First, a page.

Monday, November 12, 2007

The Law of Parties -- Is it a Just Law?

Texas has a law called, The Law of Parties. Other states have similar laws called, Felony Murder. In essence, these laws hold all parties engaged in a criminal activity responsible for the death of any one that occurs during that activity. The person does not have to be the trigger, and the murder doesn't have to be part of the initial plan. If a murder occurs, everyone involved is considered equally responsible.

That law in Texas has recently raised serious discussion, and Governor Perry has recently commuted the execution of Kenneth Foster to life imprisonment. Foster was a participant in a string of burglaries, and he claims that burglary was all that was intended and that he had no involvement or control over the murder committed by another participant. Previously, the Texas Board of Paroles and Pardons voted 6-1 to recommended the commute to Gov. Perry.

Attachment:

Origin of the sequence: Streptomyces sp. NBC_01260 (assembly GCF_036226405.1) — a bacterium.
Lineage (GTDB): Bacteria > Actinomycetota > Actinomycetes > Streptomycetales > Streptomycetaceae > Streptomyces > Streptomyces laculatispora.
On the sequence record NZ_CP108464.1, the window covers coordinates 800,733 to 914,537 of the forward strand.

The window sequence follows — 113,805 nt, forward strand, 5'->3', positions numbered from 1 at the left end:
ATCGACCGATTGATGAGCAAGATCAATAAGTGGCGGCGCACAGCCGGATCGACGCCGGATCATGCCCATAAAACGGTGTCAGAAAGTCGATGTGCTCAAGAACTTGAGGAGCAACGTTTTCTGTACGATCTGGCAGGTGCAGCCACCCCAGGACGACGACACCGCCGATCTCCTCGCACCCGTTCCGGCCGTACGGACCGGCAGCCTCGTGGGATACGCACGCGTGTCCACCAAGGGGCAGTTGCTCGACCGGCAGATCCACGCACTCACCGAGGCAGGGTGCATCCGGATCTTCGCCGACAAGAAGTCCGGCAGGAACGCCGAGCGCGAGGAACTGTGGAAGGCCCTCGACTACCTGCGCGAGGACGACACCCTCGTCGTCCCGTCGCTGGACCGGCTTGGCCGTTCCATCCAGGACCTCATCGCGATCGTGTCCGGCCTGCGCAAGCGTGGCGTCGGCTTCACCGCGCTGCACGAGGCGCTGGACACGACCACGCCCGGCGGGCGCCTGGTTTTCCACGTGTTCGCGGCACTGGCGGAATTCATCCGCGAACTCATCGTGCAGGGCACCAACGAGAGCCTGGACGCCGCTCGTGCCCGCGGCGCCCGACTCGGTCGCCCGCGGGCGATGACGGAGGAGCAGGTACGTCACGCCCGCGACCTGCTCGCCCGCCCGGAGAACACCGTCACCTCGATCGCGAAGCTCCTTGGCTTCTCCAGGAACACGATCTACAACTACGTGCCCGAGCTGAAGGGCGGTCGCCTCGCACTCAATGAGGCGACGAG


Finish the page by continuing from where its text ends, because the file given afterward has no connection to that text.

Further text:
I am very mixed in my feelings about these kinds of laws. When a person engages in a criminal activity which involves guns, he or she should anticipate that something might go wrong and a murder occur. That criminals don't think of such serious things is no excuse.

What really disturbs me is the disparity in the sentencing for the group. The trigger man was convicted and executed, but the other participants, no more innocent or guilty than Foster, were given life sentences. We have seen other cases when the trigger man actually received a lesser sentence than the participants. How can the participants be more responsible than the trigger man? I think Appellate courts should have the authority and the wisdom to equalize sentences in these cases.